They may always be grinning, but sloths—those cuddly, shaggy couch potatoes of the animal kingdom—are in trouble.
The six species that live in Central and South America are either endangered or declining fast due to people encroaching on their habitat. Photographer and primate conservationist Sam Trull has spent a few years documenting these charismatic tree dwellers.
"I moved to Costa Rica to work with primates. Then I met my first sloth"—and the rest is history, she says.
At an animal refuge run by the U.S. nonprofit Kids Saving the Rainforest, Trull has helped nurse many orphaned or abandoned baby sloths, most of which are then released back into the wild. Along the way she documented her work via photographs, which appear in her first book, Slothlove.
Trull talked to National Geographic about why she chose to shift the focus of her life's work from primates to these rain forest creatures.
How did you first become interested in photography?
I was working in West Africa for a while, and I had a basic digital camera, and that’s when I started practicing. When you’re in another country, everything seems photogenic, and I just started taking pictures of everything. I moved back to North Carolina and started doing photography of families and weddings and some newspapers.
Then I moved to Costa Rica with Kids Saving the Rainforest and started working at a wildlife-rehabilitation clinic.
What was it like to start working with sloths after spending so much time with primates?
I just fell in love. I acted as their surrogate mom, and I often had my camera right next to me, and I just started taking pictures of them. I came to love and respect them and wanted to try and save them. (See "Pictures: Pygmy Sloth Among 100 Species Most At Risk.")
Why did you decide to publish Slothlove?
My main motivation was to educate people about sloths, because there’s a lot of misinformation out there. I hear some of the craziest things, like sloths never get stressed, which just isn't true. Maybe because of that, sloths don’t get a lot of respect.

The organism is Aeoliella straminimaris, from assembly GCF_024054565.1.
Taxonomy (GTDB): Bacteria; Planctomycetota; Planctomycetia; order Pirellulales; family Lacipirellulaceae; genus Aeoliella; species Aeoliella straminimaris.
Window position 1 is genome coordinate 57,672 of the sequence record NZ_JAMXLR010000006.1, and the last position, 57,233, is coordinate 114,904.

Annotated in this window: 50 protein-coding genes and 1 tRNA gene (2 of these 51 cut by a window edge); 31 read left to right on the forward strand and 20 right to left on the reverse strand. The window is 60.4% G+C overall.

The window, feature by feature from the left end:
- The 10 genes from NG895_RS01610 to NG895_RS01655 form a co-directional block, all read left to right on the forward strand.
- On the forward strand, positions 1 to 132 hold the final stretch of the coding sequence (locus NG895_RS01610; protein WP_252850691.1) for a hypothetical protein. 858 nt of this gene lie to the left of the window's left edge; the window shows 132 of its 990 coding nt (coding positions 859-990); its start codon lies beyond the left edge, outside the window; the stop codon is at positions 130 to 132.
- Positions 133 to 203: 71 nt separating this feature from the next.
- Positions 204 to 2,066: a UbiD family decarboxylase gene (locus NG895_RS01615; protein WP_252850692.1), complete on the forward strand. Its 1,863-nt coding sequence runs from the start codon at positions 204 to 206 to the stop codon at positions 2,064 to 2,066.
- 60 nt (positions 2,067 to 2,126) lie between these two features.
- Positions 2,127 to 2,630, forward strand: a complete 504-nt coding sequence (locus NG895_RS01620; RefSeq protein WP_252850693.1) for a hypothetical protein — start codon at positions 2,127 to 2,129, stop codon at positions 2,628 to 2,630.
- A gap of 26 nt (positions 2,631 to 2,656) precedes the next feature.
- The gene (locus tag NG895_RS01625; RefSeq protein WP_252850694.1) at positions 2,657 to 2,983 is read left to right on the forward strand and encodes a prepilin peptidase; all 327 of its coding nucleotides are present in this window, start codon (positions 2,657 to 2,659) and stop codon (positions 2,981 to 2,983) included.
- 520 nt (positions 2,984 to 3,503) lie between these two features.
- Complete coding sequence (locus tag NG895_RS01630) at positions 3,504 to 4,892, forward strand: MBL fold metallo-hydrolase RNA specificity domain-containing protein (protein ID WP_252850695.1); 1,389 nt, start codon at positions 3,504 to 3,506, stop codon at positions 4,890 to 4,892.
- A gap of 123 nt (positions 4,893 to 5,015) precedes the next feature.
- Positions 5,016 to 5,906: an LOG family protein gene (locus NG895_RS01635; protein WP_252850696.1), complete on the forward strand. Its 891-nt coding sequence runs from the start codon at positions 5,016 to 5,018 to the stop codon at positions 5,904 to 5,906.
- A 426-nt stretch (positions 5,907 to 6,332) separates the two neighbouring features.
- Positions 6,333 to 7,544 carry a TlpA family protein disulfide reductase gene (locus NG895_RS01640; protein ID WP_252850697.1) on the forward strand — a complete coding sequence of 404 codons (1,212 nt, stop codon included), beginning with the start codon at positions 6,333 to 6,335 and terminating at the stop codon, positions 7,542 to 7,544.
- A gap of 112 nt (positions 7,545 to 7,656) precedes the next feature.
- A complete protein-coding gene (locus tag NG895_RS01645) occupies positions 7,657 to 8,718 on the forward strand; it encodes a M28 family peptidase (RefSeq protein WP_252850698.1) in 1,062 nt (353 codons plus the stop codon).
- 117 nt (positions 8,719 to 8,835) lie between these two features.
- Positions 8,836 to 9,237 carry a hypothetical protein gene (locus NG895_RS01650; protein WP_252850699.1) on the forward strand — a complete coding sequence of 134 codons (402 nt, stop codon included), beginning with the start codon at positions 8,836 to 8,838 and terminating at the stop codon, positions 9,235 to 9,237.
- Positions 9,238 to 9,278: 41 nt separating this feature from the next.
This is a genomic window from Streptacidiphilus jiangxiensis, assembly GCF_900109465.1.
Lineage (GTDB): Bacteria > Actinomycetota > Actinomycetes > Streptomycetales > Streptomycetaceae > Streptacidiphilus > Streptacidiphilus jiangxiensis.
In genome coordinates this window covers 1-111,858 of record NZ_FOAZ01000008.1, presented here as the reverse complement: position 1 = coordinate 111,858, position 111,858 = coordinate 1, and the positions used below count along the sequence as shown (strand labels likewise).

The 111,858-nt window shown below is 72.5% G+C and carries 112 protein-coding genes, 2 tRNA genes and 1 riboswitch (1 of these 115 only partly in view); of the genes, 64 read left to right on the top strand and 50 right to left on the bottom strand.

A lot of people don't know getting hit by cars, dog attacks, and getting caught in electric wires are particularly dangerous threats. People just think they’re cute and cuddly and they never get stressed out. So people take selfies with them, and they have no idea that the sloth is upset.
Do you have a favorite sloth?
My favorite is a three-toed sloth named Monster. She came in when she was just two weeks old, and she was basically hysterical. She was this tiny ball of fur who was found when crossing the road, and she was crying, crying, crying for her mom. [That first night] I really couldn’t do anything to get her to calm down, I was holding her, I was walking with her, but I couldn’t get her to sit still.
I basically didn’t get any sleep that night, and the next morning, one of the other volunteers came in and asked about the new baby sloth. And I said, “This sloth is a monster!” And that’s how she got her name, which is insane now, because she’s the most adorable, precious, perfect angel soul that could ever exist. (Watch a video that shows how sloths mate.)
What happened to Monster?
Throughout the book, I talk about Monster and how she got her ironic name, but the book came out before we brought her to the release site. Now, she's two and a half years old, and she's been released and she's doing really well. Like all the sloths we've released, we're tracking her with a VHF radio collar, and so we can see how they're doing and track different aspects of their behavior. She's come so far, and she's never been happier.
What are you up to now?
We started the Sloth Institute of Costa Rica in 2014, and it’s grown enormously since then. Our main goal is to help get hand-raised sloths back into the wild, because it’s a really long, tedious process. We’ve also started some behavioral research on sloths in the wild, and looking at how healthy they are—basically all the information we can learn to keep them from being so negatively affected by humans.
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